Deutsche Bank Now Modeling German Households Chopping Wood To Keep Warm This Winter
Yesterday we reported that just in case the world didn’t have enough things to worry about, it is now also petrified about Europe’s potential “doomsday” on July 22 when Putin will decide the fate of the continent: if he resumes gas flows along the Nord Stream 1 pipeline which is currently undergoing ten-day maintenance, things will be back to normal(ish). If not, this is the scenario contemplated by Wall Street strategists: “European stocks plunging 20%. Junk credit spreads widening past 2020 crisis levels. The euro sinking to just 90 cents, before a full-blown recession slams the world’s 2nd biggest economy.”
Then overnight, in a note from Deutsche Bank senior economist Eric Heymann (available to pro subscribers), the largest German lender laid out the three most likely scenarios for what the post-maintenance period could look like. As Heymann writes, “we developed three scenarios on how Russian gas supplies to Germany via Nord Stream 1 as well as the transition point Waidhaus might evolve over the next few months.”
Scenario 1: Status quo ante. Here, DB assumes that Russian gas deliveries return to the level we had seen in the weeks before the current maintenance period of Nord Stream 1, i.e. 60% below the level at the end of May.
Scenario 2: Balanced on a knife-edge. Here, the bank assumes another halving of Russian gas supplies via both pipelines. That would correspond to only 20% of Russian gas supplies seen until May 2022 (this scenario was validated today as described in “Gazprom Casts Doubt On Reopening Nord Stream Even As Canada Grants Sanctions Waiver For Stranded Turbines“).
Scenario 3: This is the downside case: welcome to a winter of gas rationing. In a third scenario DB assumes that Russia completely turns off the gas taps to Germany after the maintenance period. That also includes supplies via Waidhaus over the next few months. This is quite a large number in historical comparison even though it is below the recent peak of roughly 3,000 GWh per day. The Netherlands and Norway have already increased their exports to Germany since late May by roughly 20% (with significant volatility).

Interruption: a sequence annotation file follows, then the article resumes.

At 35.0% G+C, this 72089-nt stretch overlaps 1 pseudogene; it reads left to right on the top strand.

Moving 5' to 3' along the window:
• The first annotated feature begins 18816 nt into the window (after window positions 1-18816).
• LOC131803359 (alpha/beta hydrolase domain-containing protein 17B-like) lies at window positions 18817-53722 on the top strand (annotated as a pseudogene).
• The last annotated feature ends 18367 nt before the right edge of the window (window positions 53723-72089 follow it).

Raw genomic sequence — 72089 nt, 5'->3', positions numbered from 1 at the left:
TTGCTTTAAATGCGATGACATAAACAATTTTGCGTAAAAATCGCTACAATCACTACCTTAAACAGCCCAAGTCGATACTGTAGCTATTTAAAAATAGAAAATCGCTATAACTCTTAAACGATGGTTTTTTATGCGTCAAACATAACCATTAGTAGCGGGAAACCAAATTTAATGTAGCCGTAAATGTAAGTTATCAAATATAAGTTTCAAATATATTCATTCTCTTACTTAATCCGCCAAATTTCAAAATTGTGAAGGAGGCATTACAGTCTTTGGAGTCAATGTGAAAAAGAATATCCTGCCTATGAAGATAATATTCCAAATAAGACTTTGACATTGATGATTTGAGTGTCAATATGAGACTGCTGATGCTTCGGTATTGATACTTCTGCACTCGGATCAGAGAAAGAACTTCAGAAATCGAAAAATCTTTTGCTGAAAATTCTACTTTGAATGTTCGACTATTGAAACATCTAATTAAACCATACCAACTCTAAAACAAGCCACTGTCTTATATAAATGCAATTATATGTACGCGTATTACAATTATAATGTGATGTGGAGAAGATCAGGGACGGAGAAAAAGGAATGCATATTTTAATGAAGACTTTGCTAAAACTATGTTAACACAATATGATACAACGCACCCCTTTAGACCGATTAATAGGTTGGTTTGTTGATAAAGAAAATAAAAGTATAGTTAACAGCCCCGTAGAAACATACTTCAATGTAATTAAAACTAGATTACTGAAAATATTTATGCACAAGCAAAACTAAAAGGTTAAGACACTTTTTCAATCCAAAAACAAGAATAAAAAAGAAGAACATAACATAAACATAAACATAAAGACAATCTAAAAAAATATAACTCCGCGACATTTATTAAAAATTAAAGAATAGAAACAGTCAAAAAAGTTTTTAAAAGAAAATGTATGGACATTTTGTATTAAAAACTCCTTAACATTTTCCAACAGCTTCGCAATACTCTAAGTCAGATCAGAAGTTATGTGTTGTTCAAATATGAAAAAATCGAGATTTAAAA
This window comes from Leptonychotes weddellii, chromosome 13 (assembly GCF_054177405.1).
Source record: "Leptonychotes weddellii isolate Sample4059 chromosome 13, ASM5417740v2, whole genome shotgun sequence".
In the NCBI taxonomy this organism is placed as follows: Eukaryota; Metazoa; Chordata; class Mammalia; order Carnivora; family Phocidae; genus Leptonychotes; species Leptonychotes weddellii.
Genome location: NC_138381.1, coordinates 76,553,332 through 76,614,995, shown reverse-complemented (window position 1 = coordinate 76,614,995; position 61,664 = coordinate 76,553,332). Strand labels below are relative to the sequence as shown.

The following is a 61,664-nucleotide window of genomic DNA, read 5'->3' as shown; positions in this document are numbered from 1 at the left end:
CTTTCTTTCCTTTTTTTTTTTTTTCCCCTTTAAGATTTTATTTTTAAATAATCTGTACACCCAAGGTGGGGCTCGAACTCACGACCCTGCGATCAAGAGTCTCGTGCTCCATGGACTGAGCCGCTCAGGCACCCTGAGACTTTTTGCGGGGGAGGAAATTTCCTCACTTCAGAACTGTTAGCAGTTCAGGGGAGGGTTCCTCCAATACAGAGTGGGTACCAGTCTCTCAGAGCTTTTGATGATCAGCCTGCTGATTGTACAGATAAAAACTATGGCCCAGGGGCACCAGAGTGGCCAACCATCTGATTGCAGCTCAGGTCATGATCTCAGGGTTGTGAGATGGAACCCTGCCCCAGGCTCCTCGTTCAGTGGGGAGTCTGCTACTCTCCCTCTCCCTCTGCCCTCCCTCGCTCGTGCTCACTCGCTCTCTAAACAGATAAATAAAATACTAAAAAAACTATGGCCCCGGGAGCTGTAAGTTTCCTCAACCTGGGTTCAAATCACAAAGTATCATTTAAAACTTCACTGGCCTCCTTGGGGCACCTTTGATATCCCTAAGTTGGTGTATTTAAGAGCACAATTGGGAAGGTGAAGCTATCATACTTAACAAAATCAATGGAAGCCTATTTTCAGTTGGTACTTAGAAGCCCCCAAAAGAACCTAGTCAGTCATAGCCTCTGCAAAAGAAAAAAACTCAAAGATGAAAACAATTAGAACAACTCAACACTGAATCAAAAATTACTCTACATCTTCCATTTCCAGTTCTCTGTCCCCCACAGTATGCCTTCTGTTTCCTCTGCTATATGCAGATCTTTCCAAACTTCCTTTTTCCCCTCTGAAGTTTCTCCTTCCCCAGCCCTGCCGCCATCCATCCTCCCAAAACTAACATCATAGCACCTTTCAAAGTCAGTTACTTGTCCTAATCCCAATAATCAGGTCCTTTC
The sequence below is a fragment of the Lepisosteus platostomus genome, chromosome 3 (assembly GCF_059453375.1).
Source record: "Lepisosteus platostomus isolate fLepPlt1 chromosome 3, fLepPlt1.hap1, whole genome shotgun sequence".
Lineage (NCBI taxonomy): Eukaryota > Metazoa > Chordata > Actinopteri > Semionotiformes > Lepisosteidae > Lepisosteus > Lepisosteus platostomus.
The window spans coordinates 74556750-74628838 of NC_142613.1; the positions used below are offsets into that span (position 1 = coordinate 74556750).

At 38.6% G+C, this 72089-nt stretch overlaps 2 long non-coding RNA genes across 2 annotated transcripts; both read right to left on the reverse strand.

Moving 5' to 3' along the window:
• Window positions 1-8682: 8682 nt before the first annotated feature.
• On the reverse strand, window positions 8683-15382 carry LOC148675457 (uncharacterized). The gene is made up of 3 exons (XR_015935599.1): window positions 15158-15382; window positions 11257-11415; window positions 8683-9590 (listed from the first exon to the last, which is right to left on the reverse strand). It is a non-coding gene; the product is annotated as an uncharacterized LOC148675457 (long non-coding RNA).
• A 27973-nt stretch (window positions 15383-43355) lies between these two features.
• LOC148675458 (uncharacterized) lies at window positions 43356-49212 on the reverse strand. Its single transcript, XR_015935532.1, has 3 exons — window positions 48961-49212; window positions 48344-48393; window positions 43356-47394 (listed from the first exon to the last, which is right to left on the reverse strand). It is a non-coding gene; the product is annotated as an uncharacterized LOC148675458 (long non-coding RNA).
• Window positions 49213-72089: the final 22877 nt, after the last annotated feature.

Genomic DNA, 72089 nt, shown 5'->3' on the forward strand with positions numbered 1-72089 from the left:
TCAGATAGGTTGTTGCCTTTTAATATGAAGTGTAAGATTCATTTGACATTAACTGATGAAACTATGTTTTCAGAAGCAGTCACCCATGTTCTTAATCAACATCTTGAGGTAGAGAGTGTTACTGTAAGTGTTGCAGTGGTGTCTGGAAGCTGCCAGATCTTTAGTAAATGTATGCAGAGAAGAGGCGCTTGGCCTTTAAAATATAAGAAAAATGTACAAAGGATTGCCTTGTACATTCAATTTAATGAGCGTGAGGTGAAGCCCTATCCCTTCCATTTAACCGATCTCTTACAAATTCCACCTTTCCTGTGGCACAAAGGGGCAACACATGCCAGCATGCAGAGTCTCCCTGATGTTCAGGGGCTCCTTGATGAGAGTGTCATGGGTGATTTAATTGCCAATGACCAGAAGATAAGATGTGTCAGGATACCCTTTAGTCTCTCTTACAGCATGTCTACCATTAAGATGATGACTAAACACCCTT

So far so good, and there is much more in the full note available to pro subs – which we strongly recommend that anyone living in Europe and naively believing the local energy propaganda, must read now. But what we find most remarkable is DB’s assessment not of supply but demand, i.e., the bank’s projection of German gas consumption.
Here, as Heymann writes, demand will remain some 10% below the respective level one year ago over the next few months: “This reduction is driven by savings of private households, industry, and the services sectors, incentivized by very high gas prices.”
It gets worse: according to DB, the overall weaker economic development – because as a reminder, Europe will very soon be in a deep recession – will dampen gas demand in the manufacturing industry.
But the punchline is when DB contemplates possible “substitution for gas” by other energy sources – the bank lists hard coal and lignite in the power sector, as for private households, it predicts that “wood will be used for heating purposes where possible,” while industries will switch to oil derivatives, all of which contributes to lower gas demand.
You read that right: the largest European bank now predicts that a growing number of German households will be using firewood for heating! Maybe allowing a petulant Scandinavian teenager to set the country’s energy policy was not the brightest idea after all.
Finally, DB notes that both savings and substitution have already led to a reduction in German gas consumption by more than 14% yoy in the first five months of 2022. However, as the bank notes, “large shares of these savings are driven by the mild winter 2021/22 which is why we assume a reduction by another 10% “only”.”
Of course, chopping kindling and using it for firewood – a return to the glory days of 19th century Bismarck Germany if only in terms of heating – will be an option for a very small number of German households; the sad truth is that should Europe suffer a cold winter, there will be tens of thousands of casualties if not more. But at least Germany will have taught Putin a lesson (what lesson that is, we are not quite sure).
The full report as always is available to pro subscribers.
Fri, 07/15/2022 – 04:15